Hold that whipped cream. Who says the only way to enjoy pumpkin is in pie?
Cleveland Clinic is a non-profit academic medical center. Advertising on our site helps support our mission. We do not endorse non-Cleveland Clinic products or services. Policy
Fall’s great gourd is so healthy for you that it shouldn’t be reserved just for Thanksgiving dinner. According to Julia Zumpano, RD, LD, a dietitian in Cleveland Clinic’s Section of Preventive Cardiology & Rehabilitation, pumpkin is good for your:
- Eyesight and immune system. That’s thanks to vitamin A, which is naturally packed into pumpkin. Eating a single (1 cup) serving of pumpkin can provide 200 percent of most people’s recommended daily intake of the vital nutrient.
- Heart. Pumpkin’s potassium and antioxidants can help prevent heart disease – as well as some cancers.
- Cholesterol. Plant sterols in pumpkin seeds can help lower your LDL (bad) cholesterol. So can the omega 3 fatty acids, which help lower triglycerides (blood fats) and blood pressure.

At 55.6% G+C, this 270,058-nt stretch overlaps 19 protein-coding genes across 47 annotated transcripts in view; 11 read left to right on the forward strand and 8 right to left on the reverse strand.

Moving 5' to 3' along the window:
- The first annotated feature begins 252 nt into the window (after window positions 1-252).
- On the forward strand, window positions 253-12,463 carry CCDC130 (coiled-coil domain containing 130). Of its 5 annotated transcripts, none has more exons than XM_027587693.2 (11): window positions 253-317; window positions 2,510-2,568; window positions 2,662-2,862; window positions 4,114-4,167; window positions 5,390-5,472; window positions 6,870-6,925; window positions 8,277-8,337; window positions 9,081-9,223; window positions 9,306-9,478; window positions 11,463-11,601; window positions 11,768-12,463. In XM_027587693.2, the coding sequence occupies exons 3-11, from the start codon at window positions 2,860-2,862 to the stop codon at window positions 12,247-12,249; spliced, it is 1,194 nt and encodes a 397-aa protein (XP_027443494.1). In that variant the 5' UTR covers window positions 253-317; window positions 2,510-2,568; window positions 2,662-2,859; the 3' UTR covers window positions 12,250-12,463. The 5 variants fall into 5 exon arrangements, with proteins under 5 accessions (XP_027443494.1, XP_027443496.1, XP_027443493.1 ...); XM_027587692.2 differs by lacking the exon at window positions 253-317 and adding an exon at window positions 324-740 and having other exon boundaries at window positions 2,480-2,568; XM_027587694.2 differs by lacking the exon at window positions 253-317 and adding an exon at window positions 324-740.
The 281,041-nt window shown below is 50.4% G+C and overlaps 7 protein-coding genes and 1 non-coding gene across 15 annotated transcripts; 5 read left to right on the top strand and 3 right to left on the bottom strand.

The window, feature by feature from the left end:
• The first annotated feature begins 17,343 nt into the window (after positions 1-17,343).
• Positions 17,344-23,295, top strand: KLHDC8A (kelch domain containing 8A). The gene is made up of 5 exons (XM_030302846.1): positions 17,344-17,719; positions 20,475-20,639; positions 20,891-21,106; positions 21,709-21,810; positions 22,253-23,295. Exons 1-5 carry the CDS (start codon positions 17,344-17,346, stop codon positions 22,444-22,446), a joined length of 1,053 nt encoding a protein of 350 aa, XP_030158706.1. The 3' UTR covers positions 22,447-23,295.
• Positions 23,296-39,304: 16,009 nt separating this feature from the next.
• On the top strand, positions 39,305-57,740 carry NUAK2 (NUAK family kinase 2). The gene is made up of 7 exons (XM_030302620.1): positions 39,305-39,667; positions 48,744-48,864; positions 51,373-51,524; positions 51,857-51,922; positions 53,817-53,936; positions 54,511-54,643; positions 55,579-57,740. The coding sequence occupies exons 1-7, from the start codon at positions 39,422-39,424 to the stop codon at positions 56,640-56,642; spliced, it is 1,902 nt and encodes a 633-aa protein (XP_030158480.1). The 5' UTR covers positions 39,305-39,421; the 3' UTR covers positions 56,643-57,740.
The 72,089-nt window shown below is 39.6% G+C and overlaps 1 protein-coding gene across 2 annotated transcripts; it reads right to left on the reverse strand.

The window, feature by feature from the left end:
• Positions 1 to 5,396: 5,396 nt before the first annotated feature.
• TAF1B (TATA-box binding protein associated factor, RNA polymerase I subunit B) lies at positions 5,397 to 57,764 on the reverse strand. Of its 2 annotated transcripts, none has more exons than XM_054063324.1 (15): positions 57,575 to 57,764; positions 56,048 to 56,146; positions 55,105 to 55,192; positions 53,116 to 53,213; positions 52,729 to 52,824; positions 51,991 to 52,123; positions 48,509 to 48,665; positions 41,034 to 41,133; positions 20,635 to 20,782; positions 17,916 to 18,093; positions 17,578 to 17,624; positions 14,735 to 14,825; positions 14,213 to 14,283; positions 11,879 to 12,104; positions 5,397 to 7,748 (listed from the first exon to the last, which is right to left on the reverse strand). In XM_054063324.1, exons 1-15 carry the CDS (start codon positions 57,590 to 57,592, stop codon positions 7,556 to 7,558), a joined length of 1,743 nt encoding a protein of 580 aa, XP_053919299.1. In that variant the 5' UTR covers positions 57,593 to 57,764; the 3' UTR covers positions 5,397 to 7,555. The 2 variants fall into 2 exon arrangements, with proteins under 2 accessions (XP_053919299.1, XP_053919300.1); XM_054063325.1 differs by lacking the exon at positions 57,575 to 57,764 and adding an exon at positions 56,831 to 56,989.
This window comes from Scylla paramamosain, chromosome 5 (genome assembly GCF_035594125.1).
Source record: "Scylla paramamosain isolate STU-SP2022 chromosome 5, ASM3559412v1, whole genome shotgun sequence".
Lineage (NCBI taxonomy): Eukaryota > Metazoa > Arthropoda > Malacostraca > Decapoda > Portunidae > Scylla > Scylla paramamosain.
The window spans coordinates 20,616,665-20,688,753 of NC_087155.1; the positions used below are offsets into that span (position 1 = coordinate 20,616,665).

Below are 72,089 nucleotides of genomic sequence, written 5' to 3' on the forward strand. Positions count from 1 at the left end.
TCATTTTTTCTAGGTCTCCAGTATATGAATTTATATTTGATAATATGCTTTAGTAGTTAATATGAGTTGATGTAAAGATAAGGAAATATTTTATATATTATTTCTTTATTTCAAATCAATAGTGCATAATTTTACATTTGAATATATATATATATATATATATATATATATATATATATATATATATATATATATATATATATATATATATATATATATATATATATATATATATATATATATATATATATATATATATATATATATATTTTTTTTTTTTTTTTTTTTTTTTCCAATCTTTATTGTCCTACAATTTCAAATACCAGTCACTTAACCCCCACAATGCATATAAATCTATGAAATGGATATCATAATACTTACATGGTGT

- Weight. Pumpkin is easy on your waistline, with only 50 calories per cup. The same portion also provides 3 grams of fiber, which can keep you feeling fuller longer.
Ways to roll pumpkin into your everyday diet
Rolling pumpkin into your everyday diet isn’t hard. Julia recommends you:
- Roast pumpkin in the oven for a side dish.
- Stir pureed or canned pumpkin into soups or sauces (even tomato sauce) to thicken them. Pumpkin can even replace fats or carbohydrates in your recipes.
- Substitute pumpkin for fat or oil in breads, muffins and pancakes.
- Add pumpkin to plain or vanilla yogurt with some pumpkin spice and a dab of honey.
- Mix pumpkin into a smoothie.
- Toast pumpkin seeds to top a salad or roasted vegetables.
Need more inspiration?
Try these heart-healthy pumpkin recipes: